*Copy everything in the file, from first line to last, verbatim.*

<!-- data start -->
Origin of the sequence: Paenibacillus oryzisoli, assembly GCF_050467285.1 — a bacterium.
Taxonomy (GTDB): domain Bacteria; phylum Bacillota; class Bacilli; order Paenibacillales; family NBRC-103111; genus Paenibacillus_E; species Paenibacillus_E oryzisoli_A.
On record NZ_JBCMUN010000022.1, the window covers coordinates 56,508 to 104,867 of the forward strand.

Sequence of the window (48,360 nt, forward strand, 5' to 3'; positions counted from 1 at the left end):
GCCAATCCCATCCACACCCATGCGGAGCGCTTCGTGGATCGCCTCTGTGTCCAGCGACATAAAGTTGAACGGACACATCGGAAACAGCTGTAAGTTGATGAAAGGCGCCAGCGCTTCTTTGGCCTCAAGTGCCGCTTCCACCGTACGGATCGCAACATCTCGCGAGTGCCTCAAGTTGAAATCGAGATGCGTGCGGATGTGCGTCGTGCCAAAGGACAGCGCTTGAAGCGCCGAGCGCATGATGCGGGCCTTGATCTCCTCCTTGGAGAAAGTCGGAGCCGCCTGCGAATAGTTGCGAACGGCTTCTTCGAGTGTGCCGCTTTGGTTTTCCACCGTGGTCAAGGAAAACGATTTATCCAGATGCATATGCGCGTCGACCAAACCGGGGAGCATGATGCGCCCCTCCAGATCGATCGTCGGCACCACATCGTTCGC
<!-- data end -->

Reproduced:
Origin of the sequence: Paenibacillus oryzisoli, assembly GCF_050467285.1 — a bacterium.
Taxonomy (GTDB): domain Bacteria; phylum Bacillota; class Bacilli; order Paenibacillales; family NBRC-103111; genus Paenibacillus_E; species Paenibacillus_E oryzisoli_A.
On record NZ_JBCMUN010000022.1, the window covers coordinates 56,508 to 104,867 of the forward strand.

Sequence of the window (48,360 nt, forward strand, 5' to 3'; positions counted from 1 at the left end):
GCCAATCCCATCCACACCCATGCGGAGCGCTTCGTGGATCGCCTCTGTGTCCAGCGACATAAAGTTGAACGGACACATCGGAAACAGCTGTAAGTTGATGAAAGGCGCCAGCGCTTCTTTGGCCTCAAGTGCCGCTTCCACCGTACGGATCGCAACATCTCGCGAGTGCCTCAAGTTGAAATCGAGATGCGTGCGGATGTGCGTCGTGCCAAAGGACAGCGCTTGAAGCGCCGAGCGCATGATGCGGGCCTTGATCTCCTCCTTGGAGAAAGTCGGAGCCGCCTGCGAATAGTTGCGAACGGCTTCTTCGAGTGTGCCGCTTTGGTTTTCCACCGTGGTCAAGGAAAACGATTTATCCAGATGCATATGCGCGTCGACCAAACCGGGGAGCATGATGCGCCCCTCCAGATCGATCGTCGGCACCACATCGTTCGC